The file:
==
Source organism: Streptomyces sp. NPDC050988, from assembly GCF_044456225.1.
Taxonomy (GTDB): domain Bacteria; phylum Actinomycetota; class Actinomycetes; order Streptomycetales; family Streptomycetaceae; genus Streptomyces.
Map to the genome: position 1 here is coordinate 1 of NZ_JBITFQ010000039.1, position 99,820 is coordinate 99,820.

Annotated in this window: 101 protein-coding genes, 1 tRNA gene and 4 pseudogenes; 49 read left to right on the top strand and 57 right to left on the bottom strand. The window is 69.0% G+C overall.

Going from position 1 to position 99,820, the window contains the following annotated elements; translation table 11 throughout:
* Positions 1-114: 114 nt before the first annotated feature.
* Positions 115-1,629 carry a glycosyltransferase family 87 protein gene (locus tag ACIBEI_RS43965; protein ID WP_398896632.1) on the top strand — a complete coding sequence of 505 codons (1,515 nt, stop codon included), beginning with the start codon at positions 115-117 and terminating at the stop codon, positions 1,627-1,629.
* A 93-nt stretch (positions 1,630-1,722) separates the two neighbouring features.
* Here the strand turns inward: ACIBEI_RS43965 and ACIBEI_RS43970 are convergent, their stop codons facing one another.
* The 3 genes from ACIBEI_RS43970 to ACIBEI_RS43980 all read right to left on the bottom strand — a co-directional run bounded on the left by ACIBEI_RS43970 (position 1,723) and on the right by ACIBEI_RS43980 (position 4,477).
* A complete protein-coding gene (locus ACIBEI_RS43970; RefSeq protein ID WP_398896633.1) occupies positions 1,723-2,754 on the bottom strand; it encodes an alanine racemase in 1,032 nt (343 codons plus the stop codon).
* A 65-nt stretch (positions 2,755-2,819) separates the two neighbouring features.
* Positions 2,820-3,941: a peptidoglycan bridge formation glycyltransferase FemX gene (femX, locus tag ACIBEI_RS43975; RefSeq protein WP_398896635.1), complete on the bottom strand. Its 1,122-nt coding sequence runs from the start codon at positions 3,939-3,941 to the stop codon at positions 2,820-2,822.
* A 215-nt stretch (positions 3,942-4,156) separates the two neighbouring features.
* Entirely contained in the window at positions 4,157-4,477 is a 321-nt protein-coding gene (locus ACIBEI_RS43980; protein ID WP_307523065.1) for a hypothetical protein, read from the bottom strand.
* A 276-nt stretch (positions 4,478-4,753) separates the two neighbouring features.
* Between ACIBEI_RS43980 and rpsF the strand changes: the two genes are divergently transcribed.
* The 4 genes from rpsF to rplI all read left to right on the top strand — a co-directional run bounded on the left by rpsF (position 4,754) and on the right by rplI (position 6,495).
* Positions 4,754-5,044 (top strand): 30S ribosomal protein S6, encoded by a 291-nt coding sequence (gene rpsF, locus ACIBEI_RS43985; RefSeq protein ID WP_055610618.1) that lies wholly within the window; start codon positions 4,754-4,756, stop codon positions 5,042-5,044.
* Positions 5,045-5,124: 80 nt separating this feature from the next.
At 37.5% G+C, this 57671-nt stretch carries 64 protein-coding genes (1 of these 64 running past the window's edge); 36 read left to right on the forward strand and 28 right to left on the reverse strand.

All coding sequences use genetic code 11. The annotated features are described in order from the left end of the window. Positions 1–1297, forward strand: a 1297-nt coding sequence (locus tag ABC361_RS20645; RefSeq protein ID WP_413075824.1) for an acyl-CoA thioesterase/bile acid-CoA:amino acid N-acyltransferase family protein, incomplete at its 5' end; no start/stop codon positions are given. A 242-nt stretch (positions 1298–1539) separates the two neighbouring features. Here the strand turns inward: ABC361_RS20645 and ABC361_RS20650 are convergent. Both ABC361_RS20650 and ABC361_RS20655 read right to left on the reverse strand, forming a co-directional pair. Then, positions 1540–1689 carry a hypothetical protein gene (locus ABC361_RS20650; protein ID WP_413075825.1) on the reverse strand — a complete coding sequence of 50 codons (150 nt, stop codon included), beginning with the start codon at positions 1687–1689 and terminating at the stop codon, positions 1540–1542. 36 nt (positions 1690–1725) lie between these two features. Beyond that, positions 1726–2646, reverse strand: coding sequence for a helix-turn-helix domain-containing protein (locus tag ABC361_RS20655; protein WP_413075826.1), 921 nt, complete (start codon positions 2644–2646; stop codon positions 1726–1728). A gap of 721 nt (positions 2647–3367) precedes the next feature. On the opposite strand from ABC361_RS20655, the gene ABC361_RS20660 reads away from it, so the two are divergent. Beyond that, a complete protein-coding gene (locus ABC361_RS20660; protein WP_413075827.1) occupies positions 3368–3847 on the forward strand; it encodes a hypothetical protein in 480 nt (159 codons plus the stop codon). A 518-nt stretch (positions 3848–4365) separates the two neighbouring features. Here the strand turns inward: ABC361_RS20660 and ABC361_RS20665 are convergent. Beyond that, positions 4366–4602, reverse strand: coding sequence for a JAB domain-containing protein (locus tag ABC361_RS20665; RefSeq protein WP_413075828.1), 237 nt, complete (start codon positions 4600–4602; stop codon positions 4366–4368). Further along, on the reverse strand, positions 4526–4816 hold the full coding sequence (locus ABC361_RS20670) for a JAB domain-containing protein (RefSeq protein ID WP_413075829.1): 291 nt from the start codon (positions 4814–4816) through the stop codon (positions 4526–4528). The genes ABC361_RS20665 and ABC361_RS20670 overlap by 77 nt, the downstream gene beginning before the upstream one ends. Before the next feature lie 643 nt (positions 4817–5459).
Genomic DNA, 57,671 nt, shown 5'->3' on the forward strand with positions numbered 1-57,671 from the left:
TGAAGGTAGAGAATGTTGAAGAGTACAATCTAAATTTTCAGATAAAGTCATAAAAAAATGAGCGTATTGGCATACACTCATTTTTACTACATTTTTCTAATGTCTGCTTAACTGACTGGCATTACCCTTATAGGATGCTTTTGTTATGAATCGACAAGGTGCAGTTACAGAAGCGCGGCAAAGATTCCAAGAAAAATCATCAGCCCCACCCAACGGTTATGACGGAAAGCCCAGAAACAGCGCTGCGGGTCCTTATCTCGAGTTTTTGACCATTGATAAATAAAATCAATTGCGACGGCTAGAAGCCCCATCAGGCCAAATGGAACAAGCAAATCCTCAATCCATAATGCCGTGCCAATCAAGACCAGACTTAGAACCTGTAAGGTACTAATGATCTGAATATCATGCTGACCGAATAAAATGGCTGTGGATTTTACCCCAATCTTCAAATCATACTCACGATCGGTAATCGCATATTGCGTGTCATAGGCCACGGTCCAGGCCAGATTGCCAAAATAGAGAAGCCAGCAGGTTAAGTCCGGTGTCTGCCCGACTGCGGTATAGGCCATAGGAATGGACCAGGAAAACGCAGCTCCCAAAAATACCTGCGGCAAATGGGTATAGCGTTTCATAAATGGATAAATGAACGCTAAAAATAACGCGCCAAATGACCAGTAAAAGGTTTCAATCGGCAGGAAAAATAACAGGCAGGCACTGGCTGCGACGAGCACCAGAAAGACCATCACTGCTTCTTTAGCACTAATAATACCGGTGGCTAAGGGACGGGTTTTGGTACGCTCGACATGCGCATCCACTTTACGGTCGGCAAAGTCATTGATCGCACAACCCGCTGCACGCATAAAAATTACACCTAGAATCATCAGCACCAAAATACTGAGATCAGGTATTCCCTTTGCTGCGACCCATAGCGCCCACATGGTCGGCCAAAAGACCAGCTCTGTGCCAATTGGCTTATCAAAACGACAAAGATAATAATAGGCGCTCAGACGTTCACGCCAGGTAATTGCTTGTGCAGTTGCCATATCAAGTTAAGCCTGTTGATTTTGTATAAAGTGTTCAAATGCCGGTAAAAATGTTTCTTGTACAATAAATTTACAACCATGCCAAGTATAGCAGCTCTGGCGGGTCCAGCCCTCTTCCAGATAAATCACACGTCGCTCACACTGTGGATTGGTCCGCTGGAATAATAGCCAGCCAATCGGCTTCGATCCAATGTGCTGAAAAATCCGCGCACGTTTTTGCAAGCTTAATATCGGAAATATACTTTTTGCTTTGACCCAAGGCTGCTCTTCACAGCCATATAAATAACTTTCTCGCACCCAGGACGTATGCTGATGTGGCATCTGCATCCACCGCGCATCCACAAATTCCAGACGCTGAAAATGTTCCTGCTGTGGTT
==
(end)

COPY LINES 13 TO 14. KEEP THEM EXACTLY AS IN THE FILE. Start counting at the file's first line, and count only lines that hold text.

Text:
* Positions 2,820-3,941: a peptidoglycan bridge formation glycyltransferase FemX gene (femX, locus tag ACIBEI_RS43975; RefSeq protein WP_398896635.1), complete on the bottom strand. Its 1,122-nt coding sequence runs from the start codon at positions 3,939-3,941 to the stop codon at positions 2,820-2,822.
* A 215-nt stretch (positions 3,942-4,156) separates the two neighbouring features.